Instigated two years ago under the name Cartel Montreal, this initiative enabled new music presenters both in North America and Europe to meet for a four-day conference, which took place during the alternative Suoni per il Popolo Festival held annually in June. Spearheaded by le Vivier, a Montreal-based association of over 30 music production companies and related partners with vested interests in all forms of contemporary music and their outreach in the community, this inaugural meeting attracted close to 50 participants, half of which were Vivier members.
As this association’s director Pierrette Gingras recalls in a recent conversation, the idea had been floating around for some time, including an attempt to hook up with a European music network that failed to gel. Montreal’s Bozzini String Quartet (and Vivier member) would however act as a catalyst because of its extensive touring in Europe, not only as Canadian musical ambassadors but also in forging contacts between le Vivier and new music events abroad.
This meeting, while still very exploratory, ended with a definite will to pursue discussions in a follow-up conference that eventually took place in Copenhagen in September of last year. Entitled N:xt Steps, this three-day meeting rallied a smaller contingent of 26 delegates (mostly European) for the purpose of devising some sort of transatlantic network for New Music. To that end, Pierrette Gingras felt an interest in developing tools to further exchanges, most notably a Web-based platform for member organizations.
A little over a month ago, from June 1 to 5, the meeting returned to Montreal, this one simply entitled New Music Cartel that once again coincided with the Suoni per il Popolo, its organizers offering several of its shows as showcase performances for the 35 attendees.
Several talks figured on the conference’s agenda, one of which was given by Peter Burton, both as representative of the aforementioned festival and its parent artistic organization the Société des arts libres et actuels. His talk, as he explained recently, was an extension of an article co-written with David Dacks of Toronto’s New Music Gallery, to appear this fall in the Canadian periodical Musicworks. In it, the authors examine the issue of alternative locations for the presentation of new music, both composed and improvised.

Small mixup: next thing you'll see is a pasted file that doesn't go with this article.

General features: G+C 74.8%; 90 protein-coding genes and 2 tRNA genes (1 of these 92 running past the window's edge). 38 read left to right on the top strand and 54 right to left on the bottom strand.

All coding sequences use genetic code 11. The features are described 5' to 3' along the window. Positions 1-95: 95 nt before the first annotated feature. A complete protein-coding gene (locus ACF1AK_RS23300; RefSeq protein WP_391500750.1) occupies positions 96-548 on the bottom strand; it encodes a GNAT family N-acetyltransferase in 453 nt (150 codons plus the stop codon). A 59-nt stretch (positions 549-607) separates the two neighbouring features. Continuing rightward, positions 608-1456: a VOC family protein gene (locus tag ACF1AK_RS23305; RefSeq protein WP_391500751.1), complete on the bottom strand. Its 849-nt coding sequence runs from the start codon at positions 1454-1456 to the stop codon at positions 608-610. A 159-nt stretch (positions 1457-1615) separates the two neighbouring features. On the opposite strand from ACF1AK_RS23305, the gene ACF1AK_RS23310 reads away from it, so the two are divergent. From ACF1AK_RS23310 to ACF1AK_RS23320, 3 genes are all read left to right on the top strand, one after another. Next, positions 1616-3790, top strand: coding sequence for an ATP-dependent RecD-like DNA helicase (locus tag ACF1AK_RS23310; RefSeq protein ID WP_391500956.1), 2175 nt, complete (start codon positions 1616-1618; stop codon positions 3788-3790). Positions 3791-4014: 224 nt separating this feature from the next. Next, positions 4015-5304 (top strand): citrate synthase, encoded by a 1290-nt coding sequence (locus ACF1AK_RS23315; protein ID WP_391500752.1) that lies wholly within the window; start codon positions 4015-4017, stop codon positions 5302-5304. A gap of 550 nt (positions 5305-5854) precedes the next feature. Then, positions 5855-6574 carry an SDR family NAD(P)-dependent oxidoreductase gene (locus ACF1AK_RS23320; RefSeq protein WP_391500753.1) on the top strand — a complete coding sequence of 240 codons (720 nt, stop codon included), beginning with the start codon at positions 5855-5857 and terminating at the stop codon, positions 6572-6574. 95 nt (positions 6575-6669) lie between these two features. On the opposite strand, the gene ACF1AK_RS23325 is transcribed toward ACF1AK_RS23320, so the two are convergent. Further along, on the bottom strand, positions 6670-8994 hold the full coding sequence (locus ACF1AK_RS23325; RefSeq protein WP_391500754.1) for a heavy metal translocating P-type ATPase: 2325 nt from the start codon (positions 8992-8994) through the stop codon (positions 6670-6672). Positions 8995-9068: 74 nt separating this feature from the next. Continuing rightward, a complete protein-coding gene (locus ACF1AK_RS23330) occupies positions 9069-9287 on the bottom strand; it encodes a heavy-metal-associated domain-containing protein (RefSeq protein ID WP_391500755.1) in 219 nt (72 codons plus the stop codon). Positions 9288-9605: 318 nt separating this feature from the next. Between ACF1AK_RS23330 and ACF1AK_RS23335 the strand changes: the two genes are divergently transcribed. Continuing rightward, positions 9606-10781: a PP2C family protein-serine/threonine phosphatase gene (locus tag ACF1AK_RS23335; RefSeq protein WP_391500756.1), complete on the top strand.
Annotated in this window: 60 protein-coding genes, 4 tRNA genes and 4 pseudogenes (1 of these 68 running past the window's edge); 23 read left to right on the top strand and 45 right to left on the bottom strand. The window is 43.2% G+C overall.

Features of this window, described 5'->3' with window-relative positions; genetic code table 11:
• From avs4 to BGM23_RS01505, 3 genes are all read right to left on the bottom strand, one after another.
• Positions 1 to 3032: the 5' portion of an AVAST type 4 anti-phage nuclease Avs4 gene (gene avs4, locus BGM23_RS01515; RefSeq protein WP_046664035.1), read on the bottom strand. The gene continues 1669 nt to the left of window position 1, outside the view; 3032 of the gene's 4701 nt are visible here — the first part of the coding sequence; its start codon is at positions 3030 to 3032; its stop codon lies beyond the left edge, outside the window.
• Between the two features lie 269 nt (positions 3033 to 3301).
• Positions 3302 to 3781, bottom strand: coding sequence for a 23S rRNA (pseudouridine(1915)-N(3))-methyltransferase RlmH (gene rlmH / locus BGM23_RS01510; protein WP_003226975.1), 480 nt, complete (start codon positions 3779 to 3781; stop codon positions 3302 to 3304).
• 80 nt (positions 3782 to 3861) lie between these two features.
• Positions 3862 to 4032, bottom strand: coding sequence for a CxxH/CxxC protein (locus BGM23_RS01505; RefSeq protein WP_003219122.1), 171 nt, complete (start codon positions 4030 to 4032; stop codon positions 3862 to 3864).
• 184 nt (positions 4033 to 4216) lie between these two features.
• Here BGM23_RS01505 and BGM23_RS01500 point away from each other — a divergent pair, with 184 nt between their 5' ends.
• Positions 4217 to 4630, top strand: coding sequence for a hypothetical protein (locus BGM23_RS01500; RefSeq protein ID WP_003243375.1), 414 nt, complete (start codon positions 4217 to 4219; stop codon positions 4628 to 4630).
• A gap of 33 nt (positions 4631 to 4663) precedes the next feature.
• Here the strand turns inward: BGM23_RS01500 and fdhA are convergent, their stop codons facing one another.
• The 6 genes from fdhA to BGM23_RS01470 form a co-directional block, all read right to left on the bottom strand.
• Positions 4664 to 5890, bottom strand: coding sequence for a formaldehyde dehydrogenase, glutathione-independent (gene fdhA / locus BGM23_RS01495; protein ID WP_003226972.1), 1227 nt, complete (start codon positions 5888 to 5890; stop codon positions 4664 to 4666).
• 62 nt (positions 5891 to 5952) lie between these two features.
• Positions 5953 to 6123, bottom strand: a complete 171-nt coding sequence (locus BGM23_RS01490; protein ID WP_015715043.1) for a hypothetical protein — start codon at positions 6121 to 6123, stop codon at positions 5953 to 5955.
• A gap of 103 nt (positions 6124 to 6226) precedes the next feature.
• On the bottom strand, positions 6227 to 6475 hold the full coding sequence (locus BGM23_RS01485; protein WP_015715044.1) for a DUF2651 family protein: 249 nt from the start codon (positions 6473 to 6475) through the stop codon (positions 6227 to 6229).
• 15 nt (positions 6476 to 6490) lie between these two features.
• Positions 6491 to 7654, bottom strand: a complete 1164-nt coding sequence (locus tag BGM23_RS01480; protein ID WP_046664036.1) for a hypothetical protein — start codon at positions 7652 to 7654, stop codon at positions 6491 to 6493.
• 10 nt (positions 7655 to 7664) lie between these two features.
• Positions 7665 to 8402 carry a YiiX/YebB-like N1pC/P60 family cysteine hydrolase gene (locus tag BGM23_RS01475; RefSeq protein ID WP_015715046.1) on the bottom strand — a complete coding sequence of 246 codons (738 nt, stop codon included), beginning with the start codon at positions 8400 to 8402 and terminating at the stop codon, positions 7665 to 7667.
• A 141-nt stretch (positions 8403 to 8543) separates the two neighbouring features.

As a rule, New Music performances are staged in more formal concert hall settings, yet the authors also argue for their presentation in other venues, like small clubs. In their view, this model can also be transferred, even adopted by larger festivals as a further outreach for more experimental music.
Case in point is the Suoni per il Popolo festival itself. During its three-week run in June, a host of alternative musics, ranging from free improvisation, both acoustic and electronic, coexist with experimental strands of rock, noise, and even contemporary music (most notably this year’s showcase of the work of the late Canadian composer James Tenney involving the Bozzini String Quartet). Most of this event’s concerts occurred in its two main spaces, the larger Sala Rossa (a one-time dance-hall) and its smaller music room, a.k.a. The Casa del Popolo, both of which have bars, folding chairs, and tables to sit around.
In the wake of its most recent meetings, Cartel is still a work in progress. There are still several hurdles to clear, the most significant of which way will be the contrasting mindsets of North-American and European presenters. On that issue, Pierrette Gingras sees one main difference in that the former are much more action oriented than the latter, who are more inclined to engage in ideological or conceptual discussions.
To that effect, the very name of this initiative, Cartel, became a topic of discussion, so much so some wanted to find another moniker for it. Peter Burton, for one, views this as a side issue: “You can call it what you want, I don’t mind, but as long as we can move ahead and make things happen. It has to be more than talk, it has to translate into action, to get things done in a concrete way, and to be clear on what is feasible and what is not.”
Such differences notwithstanding, there is a definite will to further discussions. At this writing, no plans are set for the next meetings, but there was some interest in having these in the United States. Yet, funding (both private and public) to support international arts conferences are lacking stateside according to those in the know, a major obstacle to say the least in making due on this intention.